Not only does avocado consumption enable Mexicans to get reacquainted with their Latino roots, but the fruit is also one of the healthiest foods one can eat. According to MyHealthNewsDaily, including avocados into one's regular diet can help improve a wide variety of well-being indicators. Researchers from the National Health and Nutrition Examination Survey came to this conclusion after reviewing health statistics gathered between 2001 and 2008, following people who ate avocados regularly with those who didn't. The health experts discovered that people who ate the fruit frequently were more likely to have higher levels of HDL – which is the "good" type of cholesterol – were more likely to have a lower body weight have a smaller waist circumference and to eat a well-balanced diet.
"These findings suggest a role for avocados in improving dietary quality and possibly reducing the risk of metabolic syndrome in the United States," the report stated. "Further research is needed to verify this epidemiological data and study the potential association between increased intake of avocados and other dietary components."
While avocados are one of the few fruits that has fat, it's primarily comprised of the monounsaturated kind, which health experts say are crucial to a health heart, skin and reducing the risk of disease. These fats are also found in oils and nuts such as olive oil and almonds.
Whether it's a fad diet or favorite food, it's not unusual for a country or given region to see a certain food suddenly become popular. And one of the latest food crazes is for a high-protein grain called quinoa.
To people who aren't too familiar with the health world, quinoa – which is pronounced "KEEN-wah"- may sound like a food that has only recently become widely talked and consumed. In reality, it's been grown for thousands of years and helped contribute to many developed or developing countries' economic health – the same places U.S.-based immigrants send money to, specifically in Central and South America.
Quinoa is similar in appearance to rice and is traditionally cooked in the same way, mainly by boiling it at a high temperature. However, unlike rice, it's very high in protein, which is unusual for grains. Even more unusual is the fact that it contains the same number of amino acids found in meat sources, which are the building blocks of muscle
An ever increasing number of health professionals are recommending their clients include quinoa into their diets, as studies have shown that it can help people lose weight when it's implemented into a well-balanced meal plan that's complemented with regular exercise. Because of this increased popularity, it has put strains on farmers to produce as much as possible quickly.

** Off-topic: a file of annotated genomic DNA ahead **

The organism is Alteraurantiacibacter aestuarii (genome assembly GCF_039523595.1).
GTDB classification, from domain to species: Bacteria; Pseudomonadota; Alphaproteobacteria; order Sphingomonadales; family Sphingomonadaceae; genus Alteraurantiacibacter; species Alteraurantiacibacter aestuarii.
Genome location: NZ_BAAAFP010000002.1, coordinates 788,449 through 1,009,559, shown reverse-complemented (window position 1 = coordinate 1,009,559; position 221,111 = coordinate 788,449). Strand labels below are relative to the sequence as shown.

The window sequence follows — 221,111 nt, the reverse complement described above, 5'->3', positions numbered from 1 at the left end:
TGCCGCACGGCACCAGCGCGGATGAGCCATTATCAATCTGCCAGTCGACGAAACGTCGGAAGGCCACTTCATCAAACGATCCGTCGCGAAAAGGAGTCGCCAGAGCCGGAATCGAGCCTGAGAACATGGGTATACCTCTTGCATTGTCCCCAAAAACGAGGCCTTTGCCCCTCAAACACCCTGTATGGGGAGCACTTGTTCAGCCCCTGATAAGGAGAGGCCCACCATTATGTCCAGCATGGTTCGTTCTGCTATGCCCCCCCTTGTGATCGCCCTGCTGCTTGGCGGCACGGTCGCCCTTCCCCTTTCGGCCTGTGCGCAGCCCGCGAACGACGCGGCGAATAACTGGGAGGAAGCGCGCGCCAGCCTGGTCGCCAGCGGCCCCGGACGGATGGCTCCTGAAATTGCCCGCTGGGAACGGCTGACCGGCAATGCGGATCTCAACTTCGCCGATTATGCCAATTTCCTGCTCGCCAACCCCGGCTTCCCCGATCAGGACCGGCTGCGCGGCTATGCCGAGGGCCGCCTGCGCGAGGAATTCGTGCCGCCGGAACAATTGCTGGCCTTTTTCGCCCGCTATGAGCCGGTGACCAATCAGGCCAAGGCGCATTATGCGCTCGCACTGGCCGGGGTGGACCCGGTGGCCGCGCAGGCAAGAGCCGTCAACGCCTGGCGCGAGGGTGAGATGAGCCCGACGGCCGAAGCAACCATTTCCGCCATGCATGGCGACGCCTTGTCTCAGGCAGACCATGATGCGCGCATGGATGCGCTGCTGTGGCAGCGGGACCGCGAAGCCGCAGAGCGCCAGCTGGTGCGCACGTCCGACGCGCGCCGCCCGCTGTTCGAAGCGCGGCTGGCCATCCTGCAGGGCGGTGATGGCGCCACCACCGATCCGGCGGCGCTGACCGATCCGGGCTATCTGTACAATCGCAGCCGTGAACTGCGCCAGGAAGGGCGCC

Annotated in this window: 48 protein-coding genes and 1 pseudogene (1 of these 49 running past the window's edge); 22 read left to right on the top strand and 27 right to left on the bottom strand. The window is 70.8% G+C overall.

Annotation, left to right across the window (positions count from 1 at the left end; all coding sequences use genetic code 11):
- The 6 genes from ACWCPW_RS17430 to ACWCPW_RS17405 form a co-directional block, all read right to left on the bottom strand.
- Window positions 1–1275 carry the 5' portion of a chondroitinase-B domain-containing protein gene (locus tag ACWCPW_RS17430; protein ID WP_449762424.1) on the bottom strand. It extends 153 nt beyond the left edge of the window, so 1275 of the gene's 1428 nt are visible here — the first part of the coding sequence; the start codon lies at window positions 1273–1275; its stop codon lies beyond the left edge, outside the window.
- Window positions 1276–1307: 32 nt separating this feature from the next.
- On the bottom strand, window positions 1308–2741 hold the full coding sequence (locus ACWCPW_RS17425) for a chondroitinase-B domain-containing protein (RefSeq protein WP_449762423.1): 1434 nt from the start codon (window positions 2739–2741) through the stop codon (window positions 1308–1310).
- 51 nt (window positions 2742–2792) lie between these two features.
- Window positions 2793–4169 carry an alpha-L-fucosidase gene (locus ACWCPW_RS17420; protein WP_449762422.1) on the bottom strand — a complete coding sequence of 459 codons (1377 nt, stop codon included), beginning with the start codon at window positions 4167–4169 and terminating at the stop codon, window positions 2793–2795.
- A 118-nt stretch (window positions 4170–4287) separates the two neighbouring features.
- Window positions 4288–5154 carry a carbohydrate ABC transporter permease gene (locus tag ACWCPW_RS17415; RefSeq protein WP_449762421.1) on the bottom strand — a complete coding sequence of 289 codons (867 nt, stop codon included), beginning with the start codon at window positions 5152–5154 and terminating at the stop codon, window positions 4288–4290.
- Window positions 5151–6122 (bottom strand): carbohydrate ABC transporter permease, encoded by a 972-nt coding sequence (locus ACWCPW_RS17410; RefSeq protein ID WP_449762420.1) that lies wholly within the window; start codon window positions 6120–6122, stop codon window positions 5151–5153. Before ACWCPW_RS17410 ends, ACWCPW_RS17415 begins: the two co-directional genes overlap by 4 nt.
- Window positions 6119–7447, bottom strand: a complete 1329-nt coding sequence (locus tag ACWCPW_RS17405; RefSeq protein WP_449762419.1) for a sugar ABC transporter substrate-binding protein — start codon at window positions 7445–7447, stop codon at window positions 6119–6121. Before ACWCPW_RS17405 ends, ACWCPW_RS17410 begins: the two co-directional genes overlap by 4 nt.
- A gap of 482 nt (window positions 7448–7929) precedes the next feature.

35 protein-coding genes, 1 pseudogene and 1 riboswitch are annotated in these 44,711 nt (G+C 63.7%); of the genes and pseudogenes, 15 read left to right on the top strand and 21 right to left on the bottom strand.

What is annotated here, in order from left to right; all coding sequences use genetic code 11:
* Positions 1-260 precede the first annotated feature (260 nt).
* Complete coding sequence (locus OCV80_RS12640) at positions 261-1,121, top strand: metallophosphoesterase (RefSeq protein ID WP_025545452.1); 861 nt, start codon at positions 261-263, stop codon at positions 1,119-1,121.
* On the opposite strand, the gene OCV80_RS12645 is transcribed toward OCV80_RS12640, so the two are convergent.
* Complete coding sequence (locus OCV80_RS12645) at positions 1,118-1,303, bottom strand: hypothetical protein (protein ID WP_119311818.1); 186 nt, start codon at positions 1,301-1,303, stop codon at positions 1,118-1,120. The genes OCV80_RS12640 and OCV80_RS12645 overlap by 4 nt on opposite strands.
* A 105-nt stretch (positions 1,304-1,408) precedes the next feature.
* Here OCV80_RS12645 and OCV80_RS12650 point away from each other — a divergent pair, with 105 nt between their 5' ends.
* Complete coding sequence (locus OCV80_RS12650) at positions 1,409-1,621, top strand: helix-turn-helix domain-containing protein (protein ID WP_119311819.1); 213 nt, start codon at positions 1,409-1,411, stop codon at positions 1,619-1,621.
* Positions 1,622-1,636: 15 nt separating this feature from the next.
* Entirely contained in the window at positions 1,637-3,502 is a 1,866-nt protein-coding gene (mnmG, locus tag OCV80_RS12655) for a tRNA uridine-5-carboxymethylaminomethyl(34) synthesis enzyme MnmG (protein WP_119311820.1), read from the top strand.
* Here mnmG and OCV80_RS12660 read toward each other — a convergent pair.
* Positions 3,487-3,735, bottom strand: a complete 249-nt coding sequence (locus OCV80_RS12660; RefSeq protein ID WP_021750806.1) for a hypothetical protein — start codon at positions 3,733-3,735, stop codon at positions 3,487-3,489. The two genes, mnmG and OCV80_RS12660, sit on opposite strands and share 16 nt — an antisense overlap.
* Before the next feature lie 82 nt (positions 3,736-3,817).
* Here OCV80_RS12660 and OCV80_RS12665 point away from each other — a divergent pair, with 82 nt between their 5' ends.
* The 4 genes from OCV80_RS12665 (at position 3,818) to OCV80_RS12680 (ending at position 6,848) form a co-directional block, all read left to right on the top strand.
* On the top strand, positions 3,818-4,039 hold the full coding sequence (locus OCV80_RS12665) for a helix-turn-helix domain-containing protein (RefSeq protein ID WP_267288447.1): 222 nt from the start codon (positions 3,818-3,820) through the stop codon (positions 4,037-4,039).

Bolivian farmers' stretched to the limit
According to The Associated Press, this has been the case for many Bolivian farmers, who have attempted to stay on top of the high rate of demand by mass producing quinoa in large quantities. Doing so can bring significant returns for the people selling it, as on the open market, the popular health food product is worth more than $3,000 for every 2,000 pounds that are produced.
And international leaders have recently coronated quinoa as one that's worthy of worldwide acclaim. According to the Food and Agriculture Department of the United Nations, 2013 was recently declared as the "International Year of Quinoa.
At the United Nations headquarters in New York City, UN Sec. Gen. Ban Ki-moon made the announcement along with Evo Morales president of Bolivia. Peru President Nadine Heredia – the country where most quinoa is produced – was also in attendance.
"Today we are here to recruit a new ally in the fight against hunger and food insecurity: quinoa," said Graziano da Silva, director general of the FAO.
She added that quinoa is truly unique, not only because it's been around since 1200 AD, but also for its nutritional benefits, prompting many to consider it to be a "superfood," or one that's replete with nutrients. For example, not only does quinoa contain all of the body's essential amino acids but it's also a carbohydrate that's gluten free. Gluten is a type of protein many people are allergic to traditionally found in food containing wheat.
"This has been an extraordinary grain cultural foundation and a staple in the diet of millions of people across the Andes for thousands of years," said Ki-moon. "Quinoa is now ready to receive global recognition."
Another characteristic of quinoa is that it can be grown in a variety of climates. FAO notes that thanks to its adaptability to temperatures, quinoa can grow at sub-freezing temperatures – even as low as 17 degrees Fahrenheit.
The Whole Grain Council has designated quinoa as its "Grain of the Month" for March. There are over 120 different varieties of it, much of which derives from Bolivia and Peru. This has brought a tremendous amount of business for these two South American countries – bringing $87 million in export sales to the respective nations.
When immigrants send money to their families, they're providing their loved ones with the resources they need to improve their lives. This isn't too dissimilar to the way in which countries operate, as the buying and selling of natural resources provide the economic engine needed for its people to thrive.
With this in mind, archeologists and anthropologists have operated under certain assumptions as to how South American civilization functioned economically. And for decades, most have thought that the region's vast supply of marine life provided the fuel countries needed to keep their economies strong. However, recent evidence suggests that it wasn't seafood but rather specific agricultural crops.